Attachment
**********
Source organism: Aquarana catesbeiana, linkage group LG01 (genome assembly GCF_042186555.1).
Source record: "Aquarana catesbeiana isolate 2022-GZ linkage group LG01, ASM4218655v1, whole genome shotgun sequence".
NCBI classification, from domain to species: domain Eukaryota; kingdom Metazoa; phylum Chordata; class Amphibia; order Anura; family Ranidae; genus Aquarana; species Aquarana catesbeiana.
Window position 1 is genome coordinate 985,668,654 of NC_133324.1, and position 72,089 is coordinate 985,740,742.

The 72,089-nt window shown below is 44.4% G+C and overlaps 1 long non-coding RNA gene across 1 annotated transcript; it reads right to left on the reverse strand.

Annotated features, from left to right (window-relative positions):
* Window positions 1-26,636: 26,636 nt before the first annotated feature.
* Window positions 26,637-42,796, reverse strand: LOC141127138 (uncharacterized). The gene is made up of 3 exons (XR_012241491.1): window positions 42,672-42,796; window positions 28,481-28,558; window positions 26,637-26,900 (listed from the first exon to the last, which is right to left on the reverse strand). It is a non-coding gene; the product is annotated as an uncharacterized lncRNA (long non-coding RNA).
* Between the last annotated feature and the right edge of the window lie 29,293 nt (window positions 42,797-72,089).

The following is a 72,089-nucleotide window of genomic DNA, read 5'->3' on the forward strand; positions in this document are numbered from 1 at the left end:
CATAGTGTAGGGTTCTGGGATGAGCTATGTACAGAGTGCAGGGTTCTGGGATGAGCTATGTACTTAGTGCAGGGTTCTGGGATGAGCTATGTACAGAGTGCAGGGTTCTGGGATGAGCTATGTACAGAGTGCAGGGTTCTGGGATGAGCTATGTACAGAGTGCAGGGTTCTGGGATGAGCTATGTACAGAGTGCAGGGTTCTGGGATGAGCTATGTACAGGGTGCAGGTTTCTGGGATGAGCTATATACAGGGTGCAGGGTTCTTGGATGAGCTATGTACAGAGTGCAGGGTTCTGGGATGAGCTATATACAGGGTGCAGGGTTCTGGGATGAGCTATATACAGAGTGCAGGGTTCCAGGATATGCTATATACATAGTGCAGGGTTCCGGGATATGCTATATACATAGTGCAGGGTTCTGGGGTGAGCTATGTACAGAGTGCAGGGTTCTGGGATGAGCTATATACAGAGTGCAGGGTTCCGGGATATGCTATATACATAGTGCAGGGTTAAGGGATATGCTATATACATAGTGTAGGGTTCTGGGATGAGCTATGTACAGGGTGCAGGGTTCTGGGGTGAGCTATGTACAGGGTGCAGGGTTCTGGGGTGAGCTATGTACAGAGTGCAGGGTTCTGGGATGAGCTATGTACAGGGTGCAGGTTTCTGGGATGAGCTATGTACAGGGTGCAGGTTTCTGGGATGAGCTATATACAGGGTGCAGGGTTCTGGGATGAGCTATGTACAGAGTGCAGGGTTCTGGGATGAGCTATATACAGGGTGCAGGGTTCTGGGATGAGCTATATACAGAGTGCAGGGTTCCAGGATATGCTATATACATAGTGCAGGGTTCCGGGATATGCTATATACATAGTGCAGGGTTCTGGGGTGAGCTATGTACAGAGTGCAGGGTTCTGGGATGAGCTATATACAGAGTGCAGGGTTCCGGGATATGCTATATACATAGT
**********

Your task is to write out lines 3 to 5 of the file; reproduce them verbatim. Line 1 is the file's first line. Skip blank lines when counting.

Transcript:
NCBI classification, from domain to species: domain Eukaryota; kingdom Metazoa; phylum Chordata; class Amphibia; order Anura; family Ranidae; genus Aquarana; species Aquarana catesbeiana.
Window position 1 is genome coordinate 985,668,654 of NC_133324.1, and position 72,089 is coordinate 985,740,742.

The 72,089-nt window shown below is 44.4% G+C and overlaps 1 long non-coding RNA gene across 1 annotated transcript; it reads right to left on the reverse strand.